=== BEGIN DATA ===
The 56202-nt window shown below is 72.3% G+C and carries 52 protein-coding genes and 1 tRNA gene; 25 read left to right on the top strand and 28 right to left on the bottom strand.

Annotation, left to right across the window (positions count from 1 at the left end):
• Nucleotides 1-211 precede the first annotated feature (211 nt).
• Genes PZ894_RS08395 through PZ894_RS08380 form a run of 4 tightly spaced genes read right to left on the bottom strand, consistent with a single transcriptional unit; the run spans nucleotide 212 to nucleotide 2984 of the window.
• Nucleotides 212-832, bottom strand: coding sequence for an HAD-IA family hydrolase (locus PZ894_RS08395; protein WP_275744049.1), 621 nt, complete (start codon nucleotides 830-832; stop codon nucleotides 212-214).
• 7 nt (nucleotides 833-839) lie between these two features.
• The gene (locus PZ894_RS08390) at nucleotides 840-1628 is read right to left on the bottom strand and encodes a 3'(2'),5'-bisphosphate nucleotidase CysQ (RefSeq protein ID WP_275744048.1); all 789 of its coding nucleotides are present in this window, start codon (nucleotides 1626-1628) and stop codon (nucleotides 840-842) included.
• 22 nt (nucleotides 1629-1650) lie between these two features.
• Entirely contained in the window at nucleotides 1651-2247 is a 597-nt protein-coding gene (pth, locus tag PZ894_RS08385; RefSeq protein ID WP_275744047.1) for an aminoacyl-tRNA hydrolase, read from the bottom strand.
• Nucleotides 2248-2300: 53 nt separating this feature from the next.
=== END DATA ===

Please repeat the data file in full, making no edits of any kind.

The 56202-nt window shown below is 72.3% G+C and carries 52 protein-coding genes and 1 tRNA gene; 25 read left to right on the top strand and 28 right to left on the bottom strand.

Annotation, left to right across the window (positions count from 1 at the left end):
• Nucleotides 1-211 precede the first annotated feature (211 nt).
• Genes PZ894_RS08395 through PZ894_RS08380 form a run of 4 tightly spaced genes read right to left on the bottom strand, consistent with a single transcriptional unit; the run spans nucleotide 212 to nucleotide 2984 of the window.
• Nucleotides 212-832, bottom strand: coding sequence for an HAD-IA family hydrolase (locus PZ894_RS08395; protein WP_275744049.1), 621 nt, complete (start codon nucleotides 830-832; stop codon nucleotides 212-214).
• 7 nt (nucleotides 833-839) lie between these two features.
• The gene (locus PZ894_RS08390) at nucleotides 840-1628 is read right to left on the bottom strand and encodes a 3'(2'),5'-bisphosphate nucleotidase CysQ (RefSeq protein ID WP_275744048.1); all 789 of its coding nucleotides are present in this window, start codon (nucleotides 1626-1628) and stop codon (nucleotides 840-842) included.
• 22 nt (nucleotides 1629-1650) lie between these two features.
• Entirely contained in the window at nucleotides 1651-2247 is a 597-nt protein-coding gene (pth, locus tag PZ894_RS08385; RefSeq protein ID WP_275744047.1) for an aminoacyl-tRNA hydrolase, read from the bottom strand.
• Nucleotides 2248-2300: 53 nt separating this feature from the next.